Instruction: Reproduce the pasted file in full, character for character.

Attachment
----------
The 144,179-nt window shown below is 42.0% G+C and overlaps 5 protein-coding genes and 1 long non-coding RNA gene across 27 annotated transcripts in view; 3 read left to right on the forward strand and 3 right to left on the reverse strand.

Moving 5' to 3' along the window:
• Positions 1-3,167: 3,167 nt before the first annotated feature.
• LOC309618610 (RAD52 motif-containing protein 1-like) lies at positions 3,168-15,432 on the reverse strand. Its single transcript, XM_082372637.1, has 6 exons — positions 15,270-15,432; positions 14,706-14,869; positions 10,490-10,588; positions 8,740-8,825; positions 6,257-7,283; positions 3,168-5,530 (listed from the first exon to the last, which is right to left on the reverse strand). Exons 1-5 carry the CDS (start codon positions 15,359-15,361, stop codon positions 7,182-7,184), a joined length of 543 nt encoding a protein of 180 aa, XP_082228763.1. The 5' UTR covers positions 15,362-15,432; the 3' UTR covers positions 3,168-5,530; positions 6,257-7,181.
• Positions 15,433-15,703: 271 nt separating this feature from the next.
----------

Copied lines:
The 144,179-nt window shown below is 42.0% G+C and overlaps 5 protein-coding genes and 1 long non-coding RNA gene across 27 annotated transcripts in view; 3 read left to right on the forward strand and 3 right to left on the reverse strand.

Moving 5' to 3' along the window:
• Positions 1-3,167: 3,167 nt before the first annotated feature.
• LOC309618610 (RAD52 motif-containing protein 1-like) lies at positions 3,168-15,432 on the reverse strand. Its single transcript, XM_082372637.1, has 6 exons — positions 15,270-15,432; positions 14,706-14,869; positions 10,490-10,588; positions 8,740-8,825; positions 6,257-7,283; positions 3,168-5,530 (listed from the first exon to the last, which is right to left on the reverse strand). Exons 1-5 carry the CDS (start codon positions 15,359-15,361, stop codon positions 7,182-7,184), a joined length of 543 nt encoding a protein of 180 aa, XP_082228763.1. The 5' UTR covers positions 15,362-15,432; the 3' UTR covers positions 3,168-5,530; positions 6,257-7,181.
• Positions 15,433-15,703: 271 nt separating this feature from the next.